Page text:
As of the last few hour I have made the final decision not to go to the Bryan Adams concert. Having said that, I don’t want you to be under the impression that I’ve been anxious for the concert and that I have been listening to his music (I don’t even own any Bryan Adams ) or that I’ve been brushing up on lyrics to his songs (I couldn’t even remember his songs until I saw some titles published in our daily). In fact, I don’t even have tickets.
Initially my friends and I had decided to watch the man croon tunes from the 90’s in our national stadium, but I thought about it and realized I’m simply not a fan of his and didn’t think it was worth the money so I skipped out on doling out Rs 2000 for the cheapest tickets. I do understand the appeal in wanting to see Bryan Adams, he’s the first international star to “grace” Nepal with his music, and musically speaking Nepal does lean on the underdeveloped side (which isn’t to say there isn’t great music here, there is… it’s just sooooooo underground).
But I’ve seen bands I actually love, (The Swell Season, Flight of the Conchords, Death Cab for Cutie, Dave Matthews, The Decemberists) in concert and shelling out the money to watch a guy I wasn’t even into when he was a huge hit just seems absurd. I’ve heard so many comments on the street, “Of course we’re going to go see Bryan Adams!” and in my head I’m like…but WHY?!
I have to be fair, even though I decided not to use a portion of my too-small salary to pay for the ticket, I had originally said I’d go if I got a free ticket… I mean… if it cost me nothing, why not right? And then the likelihood of me getting a free ticket (worth Rs 6000 no less!) became a strong possibility. I was psyched…. But then I also had to admit that I am honestly fed up with all the coverage that Bryan Adams has been receiving for the last week. It’s like the media is trying to cram Adams trivia because we realize he’s a has-been but the people of my little country will eat up the content and swoon over the khaire coming to play for us.
If you’ve been following the day-to-day coverage in Republica, you’ll notice that most of the people (“celebrities”) don’t even know Adams that well… they all bring up the same two or three songs (that I had forgotten, so some credit to them for remembering a couple of titles) but really, is that much attention necessary? I’m sure those who are interested 1) already know 2) already got their ticket.
I was skimming some of the news on him and where as I was indifferent to Adams before, I think I’ve turned anti-Adams now. The reasons being these:
1) The hype is simple intolerable. If the Beatles had resurrected, you bet I’d be selling my kidney for the show and I would camp by the newspaper stall and have a portable TV with me… but it’s Bryan Adams… a name that makes everyone go “Oh yeah… Bryan Adams” and then the follow up comment is, “What did he sing again?”… so basically, I just don’t think he’s big enough of a deal for all the coverage he’s getting.
2) Over priced tickets. The cheapest tickets are Rs 2000 and the high end ones are marked at Rs 6000. Any event I have been to in Nepal has been marked less than that…and even then those tickets came with food if not an open bar. These tickets to Bryan Adam don’t even grant you re-entry. When converted into USD or EUROS it may not be much, but given the average income of Nepalis, it’s a ton of money to spend on one show… and no one would spend that kind of moolah on a Nepali artist. Which makes me terribly sad. Why are we willing to spend so much more on something that is foreign, I admit I don’t listen to much Nepali music but I could name songs that I prefer over any hit of Adams (“Mai Runchu” by Diwas Gurung being on top of my list!)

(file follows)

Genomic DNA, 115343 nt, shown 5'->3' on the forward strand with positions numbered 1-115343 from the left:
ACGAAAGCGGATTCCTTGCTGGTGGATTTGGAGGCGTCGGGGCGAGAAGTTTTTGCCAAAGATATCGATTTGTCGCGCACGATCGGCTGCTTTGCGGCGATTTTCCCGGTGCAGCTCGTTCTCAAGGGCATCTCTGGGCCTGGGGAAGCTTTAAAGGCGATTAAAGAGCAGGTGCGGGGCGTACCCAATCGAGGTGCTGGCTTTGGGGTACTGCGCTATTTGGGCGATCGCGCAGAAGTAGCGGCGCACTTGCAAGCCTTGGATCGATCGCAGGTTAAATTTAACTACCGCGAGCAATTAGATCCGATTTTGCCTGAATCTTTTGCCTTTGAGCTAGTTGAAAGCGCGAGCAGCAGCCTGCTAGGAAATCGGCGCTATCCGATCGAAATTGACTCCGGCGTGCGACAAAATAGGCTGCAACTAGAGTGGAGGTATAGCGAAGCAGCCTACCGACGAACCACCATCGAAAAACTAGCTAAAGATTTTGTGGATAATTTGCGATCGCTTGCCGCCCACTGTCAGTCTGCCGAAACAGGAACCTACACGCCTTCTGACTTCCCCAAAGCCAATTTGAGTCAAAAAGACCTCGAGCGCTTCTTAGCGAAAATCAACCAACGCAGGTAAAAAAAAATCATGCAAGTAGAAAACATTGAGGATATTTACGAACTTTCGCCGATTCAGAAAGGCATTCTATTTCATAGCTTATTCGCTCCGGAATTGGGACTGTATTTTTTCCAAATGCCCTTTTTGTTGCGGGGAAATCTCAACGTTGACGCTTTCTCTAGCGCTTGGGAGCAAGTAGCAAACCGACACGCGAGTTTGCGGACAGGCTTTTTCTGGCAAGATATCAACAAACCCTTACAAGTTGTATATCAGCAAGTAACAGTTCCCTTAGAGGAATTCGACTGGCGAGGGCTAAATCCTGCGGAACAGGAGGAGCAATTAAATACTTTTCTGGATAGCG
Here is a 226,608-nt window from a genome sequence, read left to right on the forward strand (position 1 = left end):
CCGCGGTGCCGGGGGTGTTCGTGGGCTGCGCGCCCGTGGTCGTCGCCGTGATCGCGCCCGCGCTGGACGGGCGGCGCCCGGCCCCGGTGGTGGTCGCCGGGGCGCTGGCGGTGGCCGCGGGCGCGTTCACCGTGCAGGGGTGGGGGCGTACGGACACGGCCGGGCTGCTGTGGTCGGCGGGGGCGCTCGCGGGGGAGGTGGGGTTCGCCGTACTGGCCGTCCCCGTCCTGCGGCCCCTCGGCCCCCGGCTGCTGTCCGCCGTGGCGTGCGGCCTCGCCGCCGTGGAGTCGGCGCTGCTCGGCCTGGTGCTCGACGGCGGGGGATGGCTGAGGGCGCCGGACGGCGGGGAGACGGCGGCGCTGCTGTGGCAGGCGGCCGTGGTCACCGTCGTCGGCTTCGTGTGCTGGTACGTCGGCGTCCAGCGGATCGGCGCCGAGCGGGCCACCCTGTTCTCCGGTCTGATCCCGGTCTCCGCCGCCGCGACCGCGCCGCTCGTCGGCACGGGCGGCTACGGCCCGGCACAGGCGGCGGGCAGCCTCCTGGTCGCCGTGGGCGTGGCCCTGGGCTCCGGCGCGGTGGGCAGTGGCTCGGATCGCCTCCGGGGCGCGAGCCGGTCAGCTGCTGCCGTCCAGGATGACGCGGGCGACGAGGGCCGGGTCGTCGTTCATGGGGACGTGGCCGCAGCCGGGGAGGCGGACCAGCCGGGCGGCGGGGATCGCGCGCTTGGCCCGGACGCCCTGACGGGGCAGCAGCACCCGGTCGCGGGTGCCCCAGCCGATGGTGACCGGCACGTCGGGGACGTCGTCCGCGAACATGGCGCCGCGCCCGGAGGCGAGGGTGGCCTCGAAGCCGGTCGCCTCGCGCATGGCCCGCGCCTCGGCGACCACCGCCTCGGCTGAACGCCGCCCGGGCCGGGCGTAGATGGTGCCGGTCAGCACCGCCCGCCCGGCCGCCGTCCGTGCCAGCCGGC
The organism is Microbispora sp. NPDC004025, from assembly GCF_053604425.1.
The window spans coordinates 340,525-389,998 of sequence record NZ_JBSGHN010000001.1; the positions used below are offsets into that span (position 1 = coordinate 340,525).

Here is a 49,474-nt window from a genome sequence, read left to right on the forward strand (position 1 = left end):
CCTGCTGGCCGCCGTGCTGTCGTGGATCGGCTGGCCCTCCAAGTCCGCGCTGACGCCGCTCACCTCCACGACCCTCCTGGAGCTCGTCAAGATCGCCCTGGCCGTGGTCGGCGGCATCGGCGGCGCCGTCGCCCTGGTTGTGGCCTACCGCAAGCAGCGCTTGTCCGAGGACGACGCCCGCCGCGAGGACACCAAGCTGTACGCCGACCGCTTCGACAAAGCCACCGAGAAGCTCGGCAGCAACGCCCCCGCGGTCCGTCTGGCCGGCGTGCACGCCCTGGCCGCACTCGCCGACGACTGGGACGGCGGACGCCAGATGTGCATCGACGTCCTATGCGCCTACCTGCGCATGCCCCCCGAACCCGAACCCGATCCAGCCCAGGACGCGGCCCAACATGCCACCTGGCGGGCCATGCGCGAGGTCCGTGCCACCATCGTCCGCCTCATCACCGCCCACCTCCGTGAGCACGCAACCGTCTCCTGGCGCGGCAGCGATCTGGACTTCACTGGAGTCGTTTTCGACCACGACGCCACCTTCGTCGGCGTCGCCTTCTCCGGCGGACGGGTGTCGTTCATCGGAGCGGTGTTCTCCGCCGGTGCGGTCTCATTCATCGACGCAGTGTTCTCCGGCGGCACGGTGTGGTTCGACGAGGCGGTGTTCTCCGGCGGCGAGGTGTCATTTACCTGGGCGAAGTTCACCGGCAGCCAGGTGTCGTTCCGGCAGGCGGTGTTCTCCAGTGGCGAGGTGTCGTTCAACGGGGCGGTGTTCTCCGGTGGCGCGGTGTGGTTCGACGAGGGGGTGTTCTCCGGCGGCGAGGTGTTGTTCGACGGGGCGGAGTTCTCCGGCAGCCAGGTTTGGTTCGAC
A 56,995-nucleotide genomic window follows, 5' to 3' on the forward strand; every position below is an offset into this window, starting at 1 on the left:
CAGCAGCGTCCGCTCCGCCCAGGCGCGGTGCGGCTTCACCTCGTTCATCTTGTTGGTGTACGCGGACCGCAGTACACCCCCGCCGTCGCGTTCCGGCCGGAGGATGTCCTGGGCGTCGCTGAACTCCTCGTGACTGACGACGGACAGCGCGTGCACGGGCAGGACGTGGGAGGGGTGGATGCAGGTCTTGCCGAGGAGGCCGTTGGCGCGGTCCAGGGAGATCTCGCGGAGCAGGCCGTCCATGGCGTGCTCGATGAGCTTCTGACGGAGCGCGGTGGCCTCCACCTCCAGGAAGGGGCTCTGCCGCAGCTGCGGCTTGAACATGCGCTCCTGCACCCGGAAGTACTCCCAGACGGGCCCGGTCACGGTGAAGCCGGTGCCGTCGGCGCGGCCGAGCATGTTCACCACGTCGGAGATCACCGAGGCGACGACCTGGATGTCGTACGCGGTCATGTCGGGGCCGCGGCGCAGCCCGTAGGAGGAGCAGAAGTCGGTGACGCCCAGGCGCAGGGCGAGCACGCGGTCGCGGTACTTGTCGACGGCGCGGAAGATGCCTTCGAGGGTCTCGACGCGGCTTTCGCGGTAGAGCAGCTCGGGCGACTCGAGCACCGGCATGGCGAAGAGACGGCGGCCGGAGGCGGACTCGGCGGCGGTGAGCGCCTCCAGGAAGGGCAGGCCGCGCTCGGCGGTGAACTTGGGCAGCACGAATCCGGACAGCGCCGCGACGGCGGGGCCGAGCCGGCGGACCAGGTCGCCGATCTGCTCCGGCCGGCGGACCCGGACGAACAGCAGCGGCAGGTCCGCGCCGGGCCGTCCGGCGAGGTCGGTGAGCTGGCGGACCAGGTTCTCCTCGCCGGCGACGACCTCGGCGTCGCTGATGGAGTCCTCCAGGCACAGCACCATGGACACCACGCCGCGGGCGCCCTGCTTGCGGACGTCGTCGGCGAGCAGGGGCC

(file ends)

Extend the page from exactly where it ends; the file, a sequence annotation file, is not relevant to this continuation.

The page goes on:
3) The organizers of the event are feeding us bullshit about how this attracts more tourists… like for serial? People will come to Nepal to see Adams? I somehow doubt that’s on anyone’s bucket list.
4) More bullshit we’re fed is that this gives people jobs… if even a small portion of the money raised went to charity, to sponsor a child, or anything that contributed to sustainable jobs, I’d give that statement more credibility. But seeing that Adams goes home with USD 200,000 and our stadium will probably be left with trash, the positive spin on bullshit makes it hard for me to ignore the fact that this is still bullshit.
5) While at work, the TV was on and the opening ceremony for the cricket World Cup was on and whaddya know… Mr Adams was performed for the opening ceremony and my thoughts went something like this: wow… he’s def not as blessed as Bruce Springsteen, this fellow doesn’t age as well… the show isn’t that good… this performance isn’t being done very well…
6) And.. .I’ve come to the realization that Adams is a spoiled prick. You ask why, and the answer goes something like this: I get that famous people on tour need “special treatment” but the guy is touring in a third world country…. But he’s bringing his own crew… if it was just his band members, and own equipment that’s totally cool… but he’s going as far as bring his own physician and chef? REALLY?!!! C’mon that’s a little too much….
SO, all that to say, if you’ve saved your money to go watch him, I hope you think it’s worth it because I don’t. What I wish is that those people who were are willing to spend that much on one show were as welling to donate half what their ticket is worth to something that could actually make Nepal a better place.
Plus, if we’re going to have an international star, why not get someone who is actually a star and not a meteor that fell a long time ago and doesn’t even shine anymore? So… while a large chuck of Kathmandu is listening to the old foggy belt tunes people only half remember, I will be eating piro aloo in Patan or listening to music that is actually good…. on my computer… from home.